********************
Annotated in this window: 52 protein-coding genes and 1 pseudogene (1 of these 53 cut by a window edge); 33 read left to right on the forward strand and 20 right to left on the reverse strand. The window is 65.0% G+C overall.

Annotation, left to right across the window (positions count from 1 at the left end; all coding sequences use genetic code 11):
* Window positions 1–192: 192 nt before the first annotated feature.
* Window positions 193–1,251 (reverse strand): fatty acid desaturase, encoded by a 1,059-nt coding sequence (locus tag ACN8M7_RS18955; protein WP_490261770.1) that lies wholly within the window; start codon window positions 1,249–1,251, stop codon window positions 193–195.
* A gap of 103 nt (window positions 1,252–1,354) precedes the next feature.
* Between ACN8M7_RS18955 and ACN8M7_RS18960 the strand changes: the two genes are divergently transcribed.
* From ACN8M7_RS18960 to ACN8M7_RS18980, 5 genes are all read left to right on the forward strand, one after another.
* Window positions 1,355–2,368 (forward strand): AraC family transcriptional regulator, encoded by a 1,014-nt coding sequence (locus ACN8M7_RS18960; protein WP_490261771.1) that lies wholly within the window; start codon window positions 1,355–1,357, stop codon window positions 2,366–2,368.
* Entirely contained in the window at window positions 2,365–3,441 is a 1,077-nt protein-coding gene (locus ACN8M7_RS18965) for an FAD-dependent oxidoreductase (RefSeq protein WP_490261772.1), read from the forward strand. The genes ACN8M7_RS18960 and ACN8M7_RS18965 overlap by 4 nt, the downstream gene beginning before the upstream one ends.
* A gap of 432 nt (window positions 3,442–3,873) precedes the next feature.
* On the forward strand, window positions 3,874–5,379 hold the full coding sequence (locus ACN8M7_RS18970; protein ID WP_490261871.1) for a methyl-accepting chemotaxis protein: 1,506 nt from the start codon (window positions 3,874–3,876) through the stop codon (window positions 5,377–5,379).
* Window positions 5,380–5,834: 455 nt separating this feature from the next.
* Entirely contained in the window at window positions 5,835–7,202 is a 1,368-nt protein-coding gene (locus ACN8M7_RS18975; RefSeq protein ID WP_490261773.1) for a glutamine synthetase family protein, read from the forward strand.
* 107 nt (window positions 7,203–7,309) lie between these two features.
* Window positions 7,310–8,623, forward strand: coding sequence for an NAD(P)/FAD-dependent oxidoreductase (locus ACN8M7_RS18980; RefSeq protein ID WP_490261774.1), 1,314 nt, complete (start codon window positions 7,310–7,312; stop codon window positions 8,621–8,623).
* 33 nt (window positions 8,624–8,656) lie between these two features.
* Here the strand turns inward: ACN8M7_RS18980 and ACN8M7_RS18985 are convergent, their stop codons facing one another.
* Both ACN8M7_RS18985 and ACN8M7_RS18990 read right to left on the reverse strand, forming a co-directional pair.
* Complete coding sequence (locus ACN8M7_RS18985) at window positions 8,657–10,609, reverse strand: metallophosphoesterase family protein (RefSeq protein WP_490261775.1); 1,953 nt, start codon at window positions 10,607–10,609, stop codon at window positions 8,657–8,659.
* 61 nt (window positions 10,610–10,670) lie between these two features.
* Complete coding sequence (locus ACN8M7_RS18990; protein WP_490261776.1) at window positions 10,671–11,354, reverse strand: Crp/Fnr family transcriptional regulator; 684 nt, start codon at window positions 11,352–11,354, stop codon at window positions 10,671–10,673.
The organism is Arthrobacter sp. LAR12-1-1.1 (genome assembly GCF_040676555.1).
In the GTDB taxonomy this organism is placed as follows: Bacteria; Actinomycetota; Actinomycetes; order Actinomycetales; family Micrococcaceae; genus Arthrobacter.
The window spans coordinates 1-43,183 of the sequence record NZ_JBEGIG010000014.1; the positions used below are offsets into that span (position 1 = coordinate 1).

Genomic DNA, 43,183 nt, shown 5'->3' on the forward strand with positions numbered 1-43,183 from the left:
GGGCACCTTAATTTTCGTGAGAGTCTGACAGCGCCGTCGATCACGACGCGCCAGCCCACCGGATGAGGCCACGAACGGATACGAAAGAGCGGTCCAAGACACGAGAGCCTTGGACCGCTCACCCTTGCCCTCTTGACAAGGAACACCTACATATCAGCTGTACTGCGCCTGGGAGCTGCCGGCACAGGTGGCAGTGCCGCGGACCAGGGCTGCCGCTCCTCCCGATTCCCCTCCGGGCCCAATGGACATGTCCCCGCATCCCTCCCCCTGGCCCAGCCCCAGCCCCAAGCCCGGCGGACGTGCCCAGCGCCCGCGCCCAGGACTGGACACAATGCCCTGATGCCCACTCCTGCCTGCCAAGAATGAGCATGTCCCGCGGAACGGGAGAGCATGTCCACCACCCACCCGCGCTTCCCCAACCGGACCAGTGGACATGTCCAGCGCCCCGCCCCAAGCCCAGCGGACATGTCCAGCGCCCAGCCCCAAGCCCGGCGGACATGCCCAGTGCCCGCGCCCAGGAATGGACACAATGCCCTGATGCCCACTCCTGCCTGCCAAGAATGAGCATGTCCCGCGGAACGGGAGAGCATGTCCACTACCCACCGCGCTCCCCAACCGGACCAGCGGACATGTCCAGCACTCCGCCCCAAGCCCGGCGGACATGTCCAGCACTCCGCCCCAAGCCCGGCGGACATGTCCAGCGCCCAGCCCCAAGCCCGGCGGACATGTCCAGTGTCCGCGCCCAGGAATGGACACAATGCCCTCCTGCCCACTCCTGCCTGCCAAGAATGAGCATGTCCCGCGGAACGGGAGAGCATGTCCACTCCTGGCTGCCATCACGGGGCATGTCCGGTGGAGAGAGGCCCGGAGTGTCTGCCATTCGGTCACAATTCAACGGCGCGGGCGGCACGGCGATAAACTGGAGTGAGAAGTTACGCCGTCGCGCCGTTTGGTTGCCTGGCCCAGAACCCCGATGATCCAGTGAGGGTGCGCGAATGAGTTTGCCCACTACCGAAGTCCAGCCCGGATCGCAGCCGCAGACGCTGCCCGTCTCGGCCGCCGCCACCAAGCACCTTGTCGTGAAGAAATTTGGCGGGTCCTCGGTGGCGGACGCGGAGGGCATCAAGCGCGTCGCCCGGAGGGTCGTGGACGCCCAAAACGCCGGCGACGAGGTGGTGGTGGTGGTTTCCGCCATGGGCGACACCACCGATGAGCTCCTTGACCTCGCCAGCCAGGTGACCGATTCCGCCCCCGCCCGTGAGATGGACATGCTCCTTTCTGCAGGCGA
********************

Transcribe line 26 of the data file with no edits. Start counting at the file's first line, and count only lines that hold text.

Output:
GGGCACCTTAATTTTCGTGAGAGTCTGACAGCGCCGTCGATCACGACGCGCCAGCCCACCGGATGAGGCCACGAACGGATACGAAAGAGCGGTCCAAGACACGAGAGCCTTGGACCGCTCACCCTTGCCCTCTTGACAAGGAACACCTACATATCAGCTGTACTGCGCCTGGGAGCTGCCGGCACAGGTGGCAGTGCCGCGGACCAGGGCTGCCGCTCCTCCCGATTCCCCTCCGGGCCCAATGGACATGTCCCCGCATCCCTCCCCCTGGCCCAGCCCCAGCCCCAAGCCCGGCGGACGTGCCCAGCGCCCGCGCCCAGGACTGGACACAATGCCCTGATGCCCACTCCTGCCTGCCAAGAATGAGCATGTCCCGCGGAACGGGAGAGCATGTCCACCACCCACCCGCGCTTCCCCAACCGGACCAGTGGACATGTCCAGCGCCCCGCCCCAAGCCCAGCGGACATGTCCAGCGCCCAGCCCCAAGCCCGGCGGACATGCCCAGTGCCCGCGCCCAGGAATGGACACAATGCCCTGATGCCCACTCCTGCCTGCCAAGAATGAGCATGTCCCGCGGAACGGGAGAGCATGTCCACTACCCACCGCGCTCCCCAACCGGACCAGCGGACATGTCCAGCACTCCGCCCCAAGCCCGGCGGACATGTCCAGCACTCCGCCCCAAGCCCGGCGGACATGTCCAGCGCCCAGCCCCAAGCCCGGCGGACATGTCCAGTGTCCGCGCCCAGGAATGGACACAATGCCCTCCTGCCCACTCCTGCCTGCCAAGAATGAGCATGTCCCGCGGAACGGGAGAGCATGTCCACTCCTGGCTGCCATCACGGGGCATGTCCGGTGGAGAGAGGCCCGGAGTGTCTGCCATTCGGTCACAATTCAACGGCGCGGGCGGCACGGCGATAAACTGGAGTGAGAAGTTACGCCGTCGCGCCGTTTGGTTGCCTGGCCCAGAACCCCGATGATCCAGTGAGGGTGCGCGAATGAGTTTGCCCACTACCGAAGTCCAGCCCGGATCGCAGCCGCAGACGCTGCCCGTCTCGGCCGCCGCCACCAAGCACCTTGTCGTGAAGAAATTTGGCGGGTCCTCGGTGGCGGACGCGGAGGGCATCAAGCGCGTCGCCCGGAGGGTCGTGGACGCCCAAAACGCCGGCGACGAGGTGGTGGTGGTGGTTTCCGCCATGGGCGACACCACCGATGAGCTCCTTGACCTCGCCAGCCAGGTGACCGATTCCGCCCCCGCCCGTGAGATGGACATGCTCCTTTCTGCAGGCGA